This is an absolute hammer blow to Dishy Rishy, especially at a time where the green shoots of recovery were maybe starting to show. The business and trade Secretary has now been dispatched with haste to the EU re-negotiation table to try and appease Vauxhall, but it is not looking good, especially with an election on the horizon.

This Morning

Speaking of negotiation, ITV is locked in crisis talks over the latest This Morning drama concerning Holly and Phil. It is such a severe situation that your own, very brave, columnist right here, was invited to speak on local BBC radio about this very topic.

Pholly have fallen out. One of them clearly needs to go and ITV needs to make a decision. The longer it rumbles on, the lower the viewing numbers are falling and this will then start to affect the share price and shareholders.

ITV is in a bit of a mess and you know you must be in trouble when even Eamon Holmes can start scoring bonus points for lobbing grenades at you.

Good and Bad Returners

Center Parcs

Let’s turn now to returning Good and PR brands and see what has happened. First up, Center Parcs UK owner has had enough and is putting the brand up for sale.

Could the private equity company that owns it have decided that all the furore over its mistakes during the Queen’s funeral was enough? Or maybe it was because it had to pull out of a deal to build a new park because the home-made-clothes-brigade found rare animals and wildlife on the desired plot of land?

Could it just be that it decided to cash in on the brand that it bought for £2.4bn in 2015 and is now said to be worth £5bn? No, surely not, it has to be related to its previous mentions in this column.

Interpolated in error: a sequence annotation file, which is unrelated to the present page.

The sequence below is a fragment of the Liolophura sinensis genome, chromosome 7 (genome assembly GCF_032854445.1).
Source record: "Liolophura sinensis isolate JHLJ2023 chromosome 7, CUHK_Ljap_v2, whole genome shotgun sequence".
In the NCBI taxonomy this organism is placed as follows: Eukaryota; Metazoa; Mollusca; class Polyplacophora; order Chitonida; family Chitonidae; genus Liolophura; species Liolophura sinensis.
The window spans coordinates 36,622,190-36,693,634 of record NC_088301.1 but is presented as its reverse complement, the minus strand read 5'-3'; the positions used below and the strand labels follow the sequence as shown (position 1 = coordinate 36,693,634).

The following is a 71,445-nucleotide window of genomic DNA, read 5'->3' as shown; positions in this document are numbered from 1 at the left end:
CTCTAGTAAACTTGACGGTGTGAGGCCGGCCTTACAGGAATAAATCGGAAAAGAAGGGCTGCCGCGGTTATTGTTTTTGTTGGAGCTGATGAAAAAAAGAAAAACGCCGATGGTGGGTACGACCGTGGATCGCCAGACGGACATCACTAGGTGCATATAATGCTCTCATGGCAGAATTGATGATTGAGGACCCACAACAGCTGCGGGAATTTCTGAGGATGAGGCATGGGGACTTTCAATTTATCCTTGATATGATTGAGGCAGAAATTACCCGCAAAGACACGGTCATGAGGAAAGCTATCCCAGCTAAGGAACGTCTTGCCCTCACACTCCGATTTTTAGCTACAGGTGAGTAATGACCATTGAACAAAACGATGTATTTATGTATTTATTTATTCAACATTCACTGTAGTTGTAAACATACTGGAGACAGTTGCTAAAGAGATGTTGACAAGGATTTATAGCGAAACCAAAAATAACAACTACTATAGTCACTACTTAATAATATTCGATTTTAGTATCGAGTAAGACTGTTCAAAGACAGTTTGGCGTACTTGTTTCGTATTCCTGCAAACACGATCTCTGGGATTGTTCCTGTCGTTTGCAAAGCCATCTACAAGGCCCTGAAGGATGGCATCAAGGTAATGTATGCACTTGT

Greggs

Another brand that has appeared here in recent times is Greggs. A UK business success story. The last mention was because Westminster Council had tried to block its move to open its first 24-hour store at Leicester Square.

The council said it would become a congregation point for wrong-uns, but has now backed down, because Greggs has instead said it will only open until 2am. Wrong-uns will now have to congregate elsewhere. A nice victory for Greggs.

Last, but not least

Jeremy Clarkson

Finally, Lord Clarkson of Farming gets a positive mention for his further service to the farming community. Dishy Rishy announced this week, at an agricultural event attended by the Robin to Clarkson’s Batman, Kaleb Cooper, that he was going to make it easier for farms to diversify and set up their own shops.

This plight has been the main crux of Clarkson’s Farm for both series so far and whilst the Government was keen to stress it was not stepping on the toes of the local council holding him back, it did actually reference Diddly Squat farm in the speech. Another great win for Clarkson.

Got it right or wrong? You know where to find me.

Written by Andy Barr, owner of 10 Yetis Digital. Seen any good or bad PR lately? Abuse and contradictory points welcomed over on The Twitter @10Yetis or andy@10Yetis.co.uk on email

Eurovision image courtesy of: PHOTOGRAPHER/EBU Sarah Louise Bennett